Film review: The Maze Runner
- Shopping Guides
- Published on Monday, 06 October 2014 19:15
- Last Updated on 06 October 2014
- Freda Cooper
- 0 Comments
The second half of this year has seen the arrival of a new genre at the cinema. The Y A movie. Translated, this means films aimed at Young Adults, and they’ve all been based on successful books written for the same audience. The Fault In Our Stars, Divergent, If I Stay and, most recently, The Giver, are the most recent and some of them have been big hits at the box office, The Fault In Our Stars especially.
The latest one, The Maze Runner, arrives this Friday. Having already made it to the top of the American box office, it looks like doing well over here – and plans for part two of the trilogy have already been well-publicised. So is it just a prequel or does it bring something new to the Y A party?
Teenager Thomas arrives, via a rudimentary express lift, in The Glade. His memory’s gone so he can’t remember his name – that turns out to be only temporary – and has no memories of the past, apart from the occasional scrambled dream. The Glade is a large field with trees, surrounded by what appears to be a giant concrete wall. This, however, is the outside of The Maze, which opens every day at sunrise and closes at sundown.
None of the other boys in The Glade know how they got there either. A select band, known as maze runners, has ventured inside The Maze to find a way out and have managed to map parts of the interior, but it changes every day. They’ve also discovered there are monsters – they call them Grievers – inhabiting The Maze so nobody spending a night in there has ever come out alive. But Thomas is determined not just to find a way through The Maze. He wants to know why he and the others are there – and who, or what, is behind it all.
Thomas is most definitely right. There is something or somebody behind it. You get the distinct sense of the boys being toyed with like pieces on a chess board and, after all, a monolith like The Maze isn’t going to move at will, is it? And a lot of the film is spent piecing together how the teenagers got there in the first place. The fact that they’re all boys until half way through the movie initially puts you in mind of The Lord Of The Flies, but this isn’t in the same league, both in terms of the story or the characters. In a feeble token gesture to redress the balance, a girl is introduced into the group in the second half of the film but she has very little to do and is, ultimately, surplus to requirements.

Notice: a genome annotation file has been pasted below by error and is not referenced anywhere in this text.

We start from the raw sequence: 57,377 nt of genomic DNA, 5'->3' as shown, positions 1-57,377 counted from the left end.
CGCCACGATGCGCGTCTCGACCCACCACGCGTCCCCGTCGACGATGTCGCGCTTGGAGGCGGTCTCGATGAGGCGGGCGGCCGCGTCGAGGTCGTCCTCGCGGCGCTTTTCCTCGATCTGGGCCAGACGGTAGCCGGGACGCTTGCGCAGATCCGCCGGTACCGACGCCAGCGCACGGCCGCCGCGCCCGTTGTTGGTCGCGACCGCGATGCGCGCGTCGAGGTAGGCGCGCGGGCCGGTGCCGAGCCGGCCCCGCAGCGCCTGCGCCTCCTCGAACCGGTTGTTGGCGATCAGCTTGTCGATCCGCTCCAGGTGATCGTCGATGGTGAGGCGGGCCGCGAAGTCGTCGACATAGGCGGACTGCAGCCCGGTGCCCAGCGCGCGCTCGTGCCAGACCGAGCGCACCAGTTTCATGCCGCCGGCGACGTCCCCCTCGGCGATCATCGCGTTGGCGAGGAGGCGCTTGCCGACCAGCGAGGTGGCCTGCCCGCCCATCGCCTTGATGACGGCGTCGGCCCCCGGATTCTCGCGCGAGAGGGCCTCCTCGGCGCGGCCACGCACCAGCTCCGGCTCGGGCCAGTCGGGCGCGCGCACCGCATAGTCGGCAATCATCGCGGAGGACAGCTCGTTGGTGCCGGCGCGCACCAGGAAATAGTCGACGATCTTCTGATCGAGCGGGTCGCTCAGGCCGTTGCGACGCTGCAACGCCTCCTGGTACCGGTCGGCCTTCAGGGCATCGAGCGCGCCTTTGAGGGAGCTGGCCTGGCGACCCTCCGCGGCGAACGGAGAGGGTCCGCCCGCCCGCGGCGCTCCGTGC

A word of warning. If you have a problem with spiders, you won’t want to see this. The Grievers turn out to be surprisingly agile robotic giant spiders, with fleshy bodies and Meccano limbs, including a scorpion-like tail with a claw at the tip straight from a grab-a-prize seaside game. Need I say more?
Once the audience is allowed inside The Maze, it looks disappointingly bland – all lofty, blank walls and lots of ivy. An aerial view at an early stage would have given a clearer view of the shape, but there’s only a glimpse because it would give the game away, so the mystery preserved. As the film moves towards its climax, The Maze starts to look increasingly stagey and less impressive, perhaps because it simply becomes the backdrop for the showdown with the Grievers. That is fast and frenzied – so fast, sometimes, that there are moments when you can’t actually work out what’s happening on the screen.
Mums’ rating: 6/10 The Maze Runner is very much for its teenage target audience. The storyline is straightforward, without the complexity of a sub-plot, and the characters also tend to think in straight lines. Add to this a goodly helping of action of near-bloodless variety and strong sense of mystery and it’s a safe choice for the older children in the family. For adults? You’ll get the distinct feeling that you’ve seen it all before – and, as you’ve seen more movies than most teenagers, you probably have!
The Maze Runner, certificate 12A, is released nationwide on Friday, 10 October 2014.
Film critic and radio presenter Freda Cooper has been a movie fan all her life – the best qualification for the job! A contributor to a number of film websites, she also presents her weekly podcast, Talking Pictures, a finalist in the UK Podcasters Awards. Her movie blog, formerly The Coops Review, is now also called Talking Pictures, and was shortlisted at this year’s UK Blog Awards. And you can hear her film reviews every Friday morning on BBC Surrey and BBC Sussex!